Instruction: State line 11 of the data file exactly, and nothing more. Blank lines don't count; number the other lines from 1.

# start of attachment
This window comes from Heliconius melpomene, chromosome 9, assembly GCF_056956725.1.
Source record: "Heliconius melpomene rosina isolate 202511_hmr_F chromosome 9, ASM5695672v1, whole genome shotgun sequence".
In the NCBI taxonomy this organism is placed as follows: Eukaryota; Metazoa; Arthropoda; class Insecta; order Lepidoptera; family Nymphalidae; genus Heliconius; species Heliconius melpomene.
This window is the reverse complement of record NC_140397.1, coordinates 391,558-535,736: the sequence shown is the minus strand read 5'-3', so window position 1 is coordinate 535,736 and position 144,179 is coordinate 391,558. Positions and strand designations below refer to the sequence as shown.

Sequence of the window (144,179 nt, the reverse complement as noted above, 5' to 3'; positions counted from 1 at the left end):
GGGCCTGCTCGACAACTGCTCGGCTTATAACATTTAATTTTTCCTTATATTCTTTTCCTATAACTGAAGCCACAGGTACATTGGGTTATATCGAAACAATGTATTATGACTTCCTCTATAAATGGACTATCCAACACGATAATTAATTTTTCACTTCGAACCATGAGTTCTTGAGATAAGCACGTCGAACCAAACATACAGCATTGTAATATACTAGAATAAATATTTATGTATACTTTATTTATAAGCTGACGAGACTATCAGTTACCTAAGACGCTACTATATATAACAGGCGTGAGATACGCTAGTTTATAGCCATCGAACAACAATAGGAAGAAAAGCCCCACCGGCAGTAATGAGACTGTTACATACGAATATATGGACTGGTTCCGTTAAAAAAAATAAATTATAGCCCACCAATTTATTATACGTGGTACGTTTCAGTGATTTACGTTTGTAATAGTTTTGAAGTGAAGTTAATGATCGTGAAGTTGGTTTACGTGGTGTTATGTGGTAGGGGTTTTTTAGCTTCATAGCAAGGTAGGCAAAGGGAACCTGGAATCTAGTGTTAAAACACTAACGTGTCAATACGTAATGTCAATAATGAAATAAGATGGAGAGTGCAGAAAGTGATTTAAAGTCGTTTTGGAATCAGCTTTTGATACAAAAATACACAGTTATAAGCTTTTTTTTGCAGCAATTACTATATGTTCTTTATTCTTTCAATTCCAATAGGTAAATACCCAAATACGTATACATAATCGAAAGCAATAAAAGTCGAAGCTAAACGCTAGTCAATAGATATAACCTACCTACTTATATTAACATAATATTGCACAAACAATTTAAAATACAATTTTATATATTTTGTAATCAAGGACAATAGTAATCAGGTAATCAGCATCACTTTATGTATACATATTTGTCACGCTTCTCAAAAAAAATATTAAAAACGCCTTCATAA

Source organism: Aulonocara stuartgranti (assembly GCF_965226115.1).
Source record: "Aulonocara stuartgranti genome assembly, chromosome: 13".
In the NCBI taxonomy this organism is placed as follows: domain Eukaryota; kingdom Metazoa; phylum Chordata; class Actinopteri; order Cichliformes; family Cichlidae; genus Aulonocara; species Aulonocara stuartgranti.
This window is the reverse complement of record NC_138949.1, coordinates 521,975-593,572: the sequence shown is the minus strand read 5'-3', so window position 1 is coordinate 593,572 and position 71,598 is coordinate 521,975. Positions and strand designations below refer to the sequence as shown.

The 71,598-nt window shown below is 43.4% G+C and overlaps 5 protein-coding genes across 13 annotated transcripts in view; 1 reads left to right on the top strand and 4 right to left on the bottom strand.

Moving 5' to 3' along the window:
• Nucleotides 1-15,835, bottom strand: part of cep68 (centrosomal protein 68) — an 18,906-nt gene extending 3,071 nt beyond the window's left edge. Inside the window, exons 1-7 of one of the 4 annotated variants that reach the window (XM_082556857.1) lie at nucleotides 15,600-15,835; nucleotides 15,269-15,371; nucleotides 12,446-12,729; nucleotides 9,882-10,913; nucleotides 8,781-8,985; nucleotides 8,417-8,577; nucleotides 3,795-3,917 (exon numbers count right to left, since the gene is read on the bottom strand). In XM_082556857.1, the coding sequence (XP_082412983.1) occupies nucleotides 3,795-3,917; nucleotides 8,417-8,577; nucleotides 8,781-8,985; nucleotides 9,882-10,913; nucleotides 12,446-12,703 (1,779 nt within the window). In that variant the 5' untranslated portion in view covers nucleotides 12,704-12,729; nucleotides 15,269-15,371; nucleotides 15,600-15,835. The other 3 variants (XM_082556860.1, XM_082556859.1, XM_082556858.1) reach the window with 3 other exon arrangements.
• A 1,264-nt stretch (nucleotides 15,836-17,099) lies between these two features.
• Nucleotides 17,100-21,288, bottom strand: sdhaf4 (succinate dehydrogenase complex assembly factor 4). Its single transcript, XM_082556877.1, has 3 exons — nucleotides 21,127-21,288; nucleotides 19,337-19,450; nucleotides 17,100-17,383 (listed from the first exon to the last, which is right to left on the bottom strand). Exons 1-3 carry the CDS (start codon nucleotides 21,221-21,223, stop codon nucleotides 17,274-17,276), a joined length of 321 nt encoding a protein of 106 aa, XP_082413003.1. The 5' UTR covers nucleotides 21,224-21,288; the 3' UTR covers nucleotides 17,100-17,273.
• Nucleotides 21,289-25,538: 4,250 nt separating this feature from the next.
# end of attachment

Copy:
The 71,598-nt window shown below is 43.4% G+C and overlaps 5 protein-coding genes across 13 annotated transcripts in view; 1 reads left to right on the top strand and 4 right to left on the bottom strand.